Probable cases count individuals who did not have a confirmed test but were evaluated by public health officials using criteria developed by states and the federal government and reported by a health department.
Public health officials consider laboratory, epidemiological, clinical and vital records evidence. Tests that detect antigens or antibodies are considered evidence towards a “probable” case, but are not sufficient on their own, according to the Council of State and Territorial Epidemiologists.
Confirmed deaths are individuals who have died and meet the definition for a confirmed Covid-19 case. Some states reconcile these records with death certificates to remove deaths from their count where Covid-19 is not listed as the cause of death. We follow health departments in removing non-Covid-19 deaths among confirmed cases when we have information to unambiguously know the deaths were not due to Covid-19, i.e. in cases of homicide, suicide, car crash or drug overdose.
Probable deaths are deaths where Covid-19 is listed on the death certificate as the cause of death or a significant contributing condition, but where there has been no positive confirmatory laboratory test.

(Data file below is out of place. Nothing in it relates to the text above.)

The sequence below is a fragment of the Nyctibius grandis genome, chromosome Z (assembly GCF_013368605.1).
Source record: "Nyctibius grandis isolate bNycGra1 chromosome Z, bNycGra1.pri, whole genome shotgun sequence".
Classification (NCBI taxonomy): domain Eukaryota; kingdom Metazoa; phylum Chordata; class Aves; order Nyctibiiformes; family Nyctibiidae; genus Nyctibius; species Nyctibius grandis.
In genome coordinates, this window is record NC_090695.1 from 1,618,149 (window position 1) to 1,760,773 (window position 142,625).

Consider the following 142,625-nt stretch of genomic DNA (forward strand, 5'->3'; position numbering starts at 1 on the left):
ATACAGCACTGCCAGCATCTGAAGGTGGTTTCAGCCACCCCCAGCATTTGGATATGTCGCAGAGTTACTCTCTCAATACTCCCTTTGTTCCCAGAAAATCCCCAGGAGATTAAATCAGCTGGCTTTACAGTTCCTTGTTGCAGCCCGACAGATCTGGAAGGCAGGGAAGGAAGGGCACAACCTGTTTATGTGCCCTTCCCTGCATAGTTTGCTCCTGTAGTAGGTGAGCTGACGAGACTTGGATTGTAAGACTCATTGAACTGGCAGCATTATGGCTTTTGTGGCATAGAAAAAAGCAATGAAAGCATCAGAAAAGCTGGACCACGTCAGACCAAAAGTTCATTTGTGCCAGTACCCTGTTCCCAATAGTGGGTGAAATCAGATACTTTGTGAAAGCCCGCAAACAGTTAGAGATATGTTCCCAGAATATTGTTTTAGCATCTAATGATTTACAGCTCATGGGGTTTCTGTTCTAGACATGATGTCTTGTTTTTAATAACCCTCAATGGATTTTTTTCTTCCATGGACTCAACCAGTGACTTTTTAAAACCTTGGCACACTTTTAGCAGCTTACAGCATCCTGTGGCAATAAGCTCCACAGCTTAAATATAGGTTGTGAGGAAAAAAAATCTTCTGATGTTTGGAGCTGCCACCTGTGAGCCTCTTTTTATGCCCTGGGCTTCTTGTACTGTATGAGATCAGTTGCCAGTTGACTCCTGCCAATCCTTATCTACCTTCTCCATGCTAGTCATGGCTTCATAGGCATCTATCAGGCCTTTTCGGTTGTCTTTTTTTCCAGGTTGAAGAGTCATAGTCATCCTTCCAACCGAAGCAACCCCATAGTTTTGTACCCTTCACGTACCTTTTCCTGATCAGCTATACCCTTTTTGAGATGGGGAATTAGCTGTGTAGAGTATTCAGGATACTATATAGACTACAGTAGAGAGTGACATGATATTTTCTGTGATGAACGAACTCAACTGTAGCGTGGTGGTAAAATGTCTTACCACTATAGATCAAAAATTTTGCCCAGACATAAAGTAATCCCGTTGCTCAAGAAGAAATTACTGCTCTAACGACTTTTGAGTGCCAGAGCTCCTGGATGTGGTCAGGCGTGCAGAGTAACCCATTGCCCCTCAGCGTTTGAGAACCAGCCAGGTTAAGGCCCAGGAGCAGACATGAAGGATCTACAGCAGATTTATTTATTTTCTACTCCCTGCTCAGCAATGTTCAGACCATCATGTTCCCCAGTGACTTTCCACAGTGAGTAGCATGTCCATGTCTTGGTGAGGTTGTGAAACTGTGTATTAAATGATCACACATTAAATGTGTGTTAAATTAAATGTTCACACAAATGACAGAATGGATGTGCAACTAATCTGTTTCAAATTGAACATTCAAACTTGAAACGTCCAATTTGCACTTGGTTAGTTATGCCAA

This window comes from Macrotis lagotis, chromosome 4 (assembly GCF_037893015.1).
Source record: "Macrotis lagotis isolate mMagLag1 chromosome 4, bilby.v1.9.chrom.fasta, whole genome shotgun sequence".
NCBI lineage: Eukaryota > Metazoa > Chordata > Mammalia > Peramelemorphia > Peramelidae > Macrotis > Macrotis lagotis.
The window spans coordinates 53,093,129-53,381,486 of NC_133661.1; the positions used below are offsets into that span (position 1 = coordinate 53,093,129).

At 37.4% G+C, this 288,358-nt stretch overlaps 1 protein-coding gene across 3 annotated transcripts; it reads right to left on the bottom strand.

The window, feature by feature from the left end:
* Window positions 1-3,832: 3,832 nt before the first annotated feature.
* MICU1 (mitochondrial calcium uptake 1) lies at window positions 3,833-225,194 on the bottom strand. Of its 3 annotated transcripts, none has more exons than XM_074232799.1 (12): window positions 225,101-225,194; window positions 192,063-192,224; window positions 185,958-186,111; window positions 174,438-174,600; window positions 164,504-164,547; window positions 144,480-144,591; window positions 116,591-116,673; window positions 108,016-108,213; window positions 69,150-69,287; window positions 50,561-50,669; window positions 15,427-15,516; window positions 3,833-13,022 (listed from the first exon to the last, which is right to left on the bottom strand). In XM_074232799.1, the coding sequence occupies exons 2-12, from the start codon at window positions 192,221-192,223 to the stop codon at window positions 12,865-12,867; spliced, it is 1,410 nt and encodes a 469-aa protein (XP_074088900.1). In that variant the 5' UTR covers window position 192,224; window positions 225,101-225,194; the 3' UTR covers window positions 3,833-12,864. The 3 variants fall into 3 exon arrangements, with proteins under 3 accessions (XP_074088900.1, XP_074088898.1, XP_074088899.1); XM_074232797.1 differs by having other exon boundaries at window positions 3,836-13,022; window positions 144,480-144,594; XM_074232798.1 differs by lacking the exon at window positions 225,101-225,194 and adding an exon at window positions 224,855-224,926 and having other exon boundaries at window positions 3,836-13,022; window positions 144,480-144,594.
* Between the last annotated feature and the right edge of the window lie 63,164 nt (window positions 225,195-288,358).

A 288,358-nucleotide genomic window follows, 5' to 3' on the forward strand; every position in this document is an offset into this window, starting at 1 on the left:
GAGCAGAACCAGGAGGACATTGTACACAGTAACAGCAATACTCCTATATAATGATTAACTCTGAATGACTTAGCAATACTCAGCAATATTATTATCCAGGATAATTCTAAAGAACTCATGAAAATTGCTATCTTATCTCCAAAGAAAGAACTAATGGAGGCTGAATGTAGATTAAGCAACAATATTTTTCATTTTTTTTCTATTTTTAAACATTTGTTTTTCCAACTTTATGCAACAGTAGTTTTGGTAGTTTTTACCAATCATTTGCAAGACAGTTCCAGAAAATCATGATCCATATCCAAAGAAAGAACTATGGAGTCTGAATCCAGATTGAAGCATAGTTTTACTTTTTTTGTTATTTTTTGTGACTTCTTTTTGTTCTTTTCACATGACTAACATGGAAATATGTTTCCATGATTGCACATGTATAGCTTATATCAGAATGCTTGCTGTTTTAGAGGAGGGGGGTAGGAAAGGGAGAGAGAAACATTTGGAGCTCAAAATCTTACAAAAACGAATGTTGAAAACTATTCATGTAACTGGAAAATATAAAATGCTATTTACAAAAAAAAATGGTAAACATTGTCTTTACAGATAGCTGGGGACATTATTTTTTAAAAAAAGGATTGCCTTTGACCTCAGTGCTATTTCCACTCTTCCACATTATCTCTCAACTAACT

Deaths among probable cases tracked by a state or local health department where a death certificate has not yet been filed may also be counted as a probable death.
For more on how states count confirmed and probable deaths, see this article.
For each date, we show the cumulative number of confirmed cases and deaths as reported that day in that county or state. All cases and deaths are counted on the date they are first announced.
Each date includes all cases and deaths announced that day through midnight Eastern Time. As the West Coast and Hawaii tend to release all of their new data early enough in the day.
In some cases, the number of cases or deaths for a state or county will decline. This can occur when a state or county corrects an error in the number of cases or deaths they've reported in the past, or when a state moves cases from one county to another. When we are able, we will historically revise counts for all impacted dates. In other cases, this will be reflected in a single-day drop in the number of cases or deaths.